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Getting Over ‘The Bump In The Road’

From the Blog of Phyllis G. Pollack.

Every  once in awhile – perhaps more often than we care to acknowledge – negotiations hit a “bump in the road” and seem to get stuck, going nowhere fast.

In “Solving Stalemates” published in the January 23, 2008 Los Angeles Daily Journal, p.6, (Vol. 121, No. 14)©, Marin County Superior Court Judge Lynn Duryee, and mediator Matthew N. White, Esq. offer ten (10) simple, common-sense (yet often overlooked) suggestions on how to get over the “bump in the road.” They include calling a recess, changing the subject, asking for help, reviewing the progress made, visualizing settlement, reaching small or partial agreements, considering further fact-gathering, checking in with each other, monitoring your own internal response and finally giving permission to the parties not to settle.

Calling  a recess. Sometimes it helps to take a break, to step away from the dispute, focus your mind on other things, perhaps take a walk or work-out (many have told me that they think best while lifting weights, jogging, cycling or swimming laps). During those moments, the light bulb may suddenly light up and the solution (resolution?) comes to you.

Closely tied to the above is changing the subject. Engage in small talk or talk about other issues. By relaxing your mind or mentally moving on to other things, engaging in some free flowing thinking or brainstorming, you may suddenly come upon the way to resolve the issue.

The third suggestion – asking for help – acknowledges that impasse is not an evil thing. No matter how brilliant or creative we may be, each of us gets stuck at times. By asking for and receiving help, we bring a fresh perspective to the issue: Because of our closeness to the dispute, we may have become “blinded by the light.” While we can’t “see” the solution, it may be obvious to the stranger responding to our request for help.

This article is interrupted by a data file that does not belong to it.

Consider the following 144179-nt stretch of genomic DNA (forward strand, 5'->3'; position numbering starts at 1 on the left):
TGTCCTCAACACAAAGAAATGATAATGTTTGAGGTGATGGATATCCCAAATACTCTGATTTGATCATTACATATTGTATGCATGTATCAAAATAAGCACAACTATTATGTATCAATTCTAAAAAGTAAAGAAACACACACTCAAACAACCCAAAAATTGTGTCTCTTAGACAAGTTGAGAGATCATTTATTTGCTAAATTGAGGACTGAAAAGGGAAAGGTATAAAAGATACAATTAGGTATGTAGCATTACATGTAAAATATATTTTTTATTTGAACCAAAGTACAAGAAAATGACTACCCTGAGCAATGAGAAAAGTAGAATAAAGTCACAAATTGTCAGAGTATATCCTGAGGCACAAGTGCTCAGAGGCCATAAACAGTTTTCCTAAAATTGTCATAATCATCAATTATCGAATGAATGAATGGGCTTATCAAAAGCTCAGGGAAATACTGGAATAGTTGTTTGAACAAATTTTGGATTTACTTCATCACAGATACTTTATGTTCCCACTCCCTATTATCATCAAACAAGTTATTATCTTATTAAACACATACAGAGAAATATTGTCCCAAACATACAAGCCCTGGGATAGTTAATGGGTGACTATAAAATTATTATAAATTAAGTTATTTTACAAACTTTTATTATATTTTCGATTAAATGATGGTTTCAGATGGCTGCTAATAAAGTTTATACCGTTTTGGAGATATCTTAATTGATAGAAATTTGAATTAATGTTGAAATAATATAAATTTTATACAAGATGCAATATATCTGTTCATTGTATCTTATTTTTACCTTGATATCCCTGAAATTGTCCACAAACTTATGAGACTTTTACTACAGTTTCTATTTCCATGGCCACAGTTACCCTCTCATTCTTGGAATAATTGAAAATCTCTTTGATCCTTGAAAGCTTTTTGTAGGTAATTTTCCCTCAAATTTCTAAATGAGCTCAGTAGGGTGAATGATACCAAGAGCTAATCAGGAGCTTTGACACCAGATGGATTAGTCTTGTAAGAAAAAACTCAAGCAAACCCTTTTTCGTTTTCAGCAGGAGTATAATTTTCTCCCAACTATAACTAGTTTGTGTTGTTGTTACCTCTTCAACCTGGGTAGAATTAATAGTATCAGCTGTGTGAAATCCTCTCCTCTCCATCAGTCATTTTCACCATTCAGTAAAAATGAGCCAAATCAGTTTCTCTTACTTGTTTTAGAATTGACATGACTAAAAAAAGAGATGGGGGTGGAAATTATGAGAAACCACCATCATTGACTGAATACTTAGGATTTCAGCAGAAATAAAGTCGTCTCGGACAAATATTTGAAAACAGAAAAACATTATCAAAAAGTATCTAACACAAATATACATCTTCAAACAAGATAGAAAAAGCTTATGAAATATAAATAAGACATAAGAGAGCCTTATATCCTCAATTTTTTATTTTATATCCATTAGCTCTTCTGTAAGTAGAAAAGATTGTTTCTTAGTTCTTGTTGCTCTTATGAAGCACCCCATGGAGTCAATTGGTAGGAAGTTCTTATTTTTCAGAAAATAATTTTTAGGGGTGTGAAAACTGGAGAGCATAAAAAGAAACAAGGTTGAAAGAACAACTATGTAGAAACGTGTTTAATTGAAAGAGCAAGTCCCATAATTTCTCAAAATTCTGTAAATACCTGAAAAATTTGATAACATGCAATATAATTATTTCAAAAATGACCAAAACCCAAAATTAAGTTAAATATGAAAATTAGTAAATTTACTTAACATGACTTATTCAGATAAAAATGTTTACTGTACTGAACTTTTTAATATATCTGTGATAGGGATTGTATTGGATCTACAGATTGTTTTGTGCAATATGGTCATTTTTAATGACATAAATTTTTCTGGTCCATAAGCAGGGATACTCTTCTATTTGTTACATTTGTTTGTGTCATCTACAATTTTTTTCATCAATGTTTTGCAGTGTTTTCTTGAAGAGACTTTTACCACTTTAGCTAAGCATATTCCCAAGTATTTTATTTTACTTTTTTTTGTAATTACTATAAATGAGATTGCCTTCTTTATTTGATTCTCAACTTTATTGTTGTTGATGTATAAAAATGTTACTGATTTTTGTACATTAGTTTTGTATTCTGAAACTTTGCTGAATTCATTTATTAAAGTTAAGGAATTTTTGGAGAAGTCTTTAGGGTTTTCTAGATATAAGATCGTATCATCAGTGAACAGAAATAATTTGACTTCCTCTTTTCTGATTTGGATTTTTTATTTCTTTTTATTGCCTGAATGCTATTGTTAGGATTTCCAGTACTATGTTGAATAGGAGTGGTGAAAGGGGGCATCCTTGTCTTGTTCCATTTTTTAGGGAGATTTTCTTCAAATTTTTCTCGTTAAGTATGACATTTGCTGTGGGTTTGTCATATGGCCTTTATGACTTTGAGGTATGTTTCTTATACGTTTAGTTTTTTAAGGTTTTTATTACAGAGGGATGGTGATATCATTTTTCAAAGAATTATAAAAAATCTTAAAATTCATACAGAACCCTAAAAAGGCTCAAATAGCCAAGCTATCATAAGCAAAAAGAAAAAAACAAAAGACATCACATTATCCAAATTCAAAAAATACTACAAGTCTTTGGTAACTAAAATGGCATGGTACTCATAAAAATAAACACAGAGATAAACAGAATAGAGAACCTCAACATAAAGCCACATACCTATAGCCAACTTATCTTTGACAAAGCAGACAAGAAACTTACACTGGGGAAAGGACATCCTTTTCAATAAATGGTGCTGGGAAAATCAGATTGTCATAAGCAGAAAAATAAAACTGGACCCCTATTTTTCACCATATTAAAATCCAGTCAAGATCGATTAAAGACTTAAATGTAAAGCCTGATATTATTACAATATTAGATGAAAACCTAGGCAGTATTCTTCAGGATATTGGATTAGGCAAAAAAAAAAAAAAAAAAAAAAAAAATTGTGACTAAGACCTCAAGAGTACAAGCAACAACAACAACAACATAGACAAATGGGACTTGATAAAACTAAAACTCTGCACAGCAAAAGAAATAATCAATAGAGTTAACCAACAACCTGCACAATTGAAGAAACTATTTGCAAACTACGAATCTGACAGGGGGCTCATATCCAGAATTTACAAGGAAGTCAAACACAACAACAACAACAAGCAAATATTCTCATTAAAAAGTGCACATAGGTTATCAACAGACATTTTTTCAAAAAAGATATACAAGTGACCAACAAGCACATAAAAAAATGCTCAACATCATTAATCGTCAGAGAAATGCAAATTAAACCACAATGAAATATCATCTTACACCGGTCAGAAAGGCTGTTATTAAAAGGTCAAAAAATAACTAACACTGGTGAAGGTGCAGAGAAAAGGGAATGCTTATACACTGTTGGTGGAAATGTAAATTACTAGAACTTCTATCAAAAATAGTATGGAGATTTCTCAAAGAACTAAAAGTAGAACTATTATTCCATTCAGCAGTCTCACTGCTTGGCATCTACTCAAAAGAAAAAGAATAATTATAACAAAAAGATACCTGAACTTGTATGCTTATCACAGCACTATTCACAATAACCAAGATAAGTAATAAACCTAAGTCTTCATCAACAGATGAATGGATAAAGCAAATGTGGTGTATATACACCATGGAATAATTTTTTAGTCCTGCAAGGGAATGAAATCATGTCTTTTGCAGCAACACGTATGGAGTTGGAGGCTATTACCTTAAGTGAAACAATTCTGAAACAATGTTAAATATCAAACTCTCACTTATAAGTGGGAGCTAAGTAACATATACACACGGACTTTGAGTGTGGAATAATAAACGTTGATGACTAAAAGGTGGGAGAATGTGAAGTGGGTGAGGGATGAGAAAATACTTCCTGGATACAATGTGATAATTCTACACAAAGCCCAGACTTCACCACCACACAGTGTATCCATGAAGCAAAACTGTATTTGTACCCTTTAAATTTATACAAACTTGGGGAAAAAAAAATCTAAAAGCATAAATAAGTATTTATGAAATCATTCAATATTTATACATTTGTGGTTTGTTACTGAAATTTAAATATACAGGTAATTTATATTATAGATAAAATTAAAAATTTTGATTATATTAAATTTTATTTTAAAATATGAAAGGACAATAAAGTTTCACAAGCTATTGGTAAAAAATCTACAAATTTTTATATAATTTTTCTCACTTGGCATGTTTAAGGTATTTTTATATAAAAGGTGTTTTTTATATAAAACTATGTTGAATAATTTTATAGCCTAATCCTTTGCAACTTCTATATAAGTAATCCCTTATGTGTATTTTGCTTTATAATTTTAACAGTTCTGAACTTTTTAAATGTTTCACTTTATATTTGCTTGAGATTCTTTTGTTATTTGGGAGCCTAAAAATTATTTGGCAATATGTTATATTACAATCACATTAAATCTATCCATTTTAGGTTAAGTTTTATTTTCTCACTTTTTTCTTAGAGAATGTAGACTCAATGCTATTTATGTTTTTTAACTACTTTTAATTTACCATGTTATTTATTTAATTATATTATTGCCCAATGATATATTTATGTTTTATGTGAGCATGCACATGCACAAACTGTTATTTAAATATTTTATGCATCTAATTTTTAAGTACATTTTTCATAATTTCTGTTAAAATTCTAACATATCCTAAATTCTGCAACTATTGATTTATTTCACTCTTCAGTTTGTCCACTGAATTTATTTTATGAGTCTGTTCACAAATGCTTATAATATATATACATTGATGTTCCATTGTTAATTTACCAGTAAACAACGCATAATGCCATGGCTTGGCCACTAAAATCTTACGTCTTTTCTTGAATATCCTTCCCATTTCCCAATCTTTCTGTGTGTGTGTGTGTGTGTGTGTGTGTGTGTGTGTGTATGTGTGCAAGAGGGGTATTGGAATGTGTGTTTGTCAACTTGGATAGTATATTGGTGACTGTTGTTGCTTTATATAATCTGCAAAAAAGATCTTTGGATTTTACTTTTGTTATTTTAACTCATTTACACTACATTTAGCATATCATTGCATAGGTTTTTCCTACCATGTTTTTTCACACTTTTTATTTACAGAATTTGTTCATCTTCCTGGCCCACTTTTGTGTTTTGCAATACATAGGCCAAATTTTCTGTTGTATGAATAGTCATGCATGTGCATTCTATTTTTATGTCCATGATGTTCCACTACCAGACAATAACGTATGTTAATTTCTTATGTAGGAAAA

Often, by simply reviewing how far along the parties have come in resolving the dispute, they become buoyed by the progress and will make the push to keep going to reach the “finish line.” Thus, simply reviewing the positive aspects of the day’s negotiations can energize both the parties and the mediation.

An interesting suggestion is to visualize the settlement. Imagine what it would feel like if the dispute is resolved and you could get on with your life. Where the payment of money is involved as part of the settlement, visualize the various ways in which you could spend that money. In contrast, also  visualize having to litigate the dispute, that is, having to participate in a trial. If  you feel that the mediation, itself, is intimidating, visualize how much more intimidating will be the trial, and sitting in a courtroom for several hours a day for several days or weeks.

Another suggestion is to reach agreements on the smaller, easier issues. I learned long ago that by resolving the smaller, easier issues first, the parties build up momentum and “good vibrations” that will get them through negotiating the tougher, more difficult and thornier issues.

Sometimes, it is necessary to take a break in order to gather more information. I have conducted many mediations in which the parties agreed they were missing a vital piece of information that will make the difference in the compromise they are willing to reach. So, we adjourn the mediation, setting a firm date for the second session then and there to keep the pressure on the parties to do their homework and return prepared to negotiate a resolution.

Two suggestions that some may find difficult to implement are to check in with each other and with yourself. Find out what is restraining the other (and yourself) at the moment from resolving the dispute. These impediments may very likely be at the emotional and/or visceral levels – and so, in essence, are questions addressed to your gut, not to your intellect. Consequently, you may or may not get an honest answer.

Finally, it is okay not to settle. There is an adage: The “right” settlement at the “wrong” time is the “wrong” settlement. Give the others and yourself permission to not settle. Perhaps, the timing is simply not right, and either you and/or the others need to “chew on it” for awhile before  being ready to end the dispute and letting it go!

. . . Just  something to think about.

                        author

Phyllis Pollack

Phyllis Pollack with PGP Mediation uses a facilitative, interest-based approach. Her preferred mediation style is facilitative in the belief that the best and most durable resolutions are those achieved by the parties themselves. The parties generally know the business issues and priorities, personalities and obstacles to a successful resolution as… MORE >

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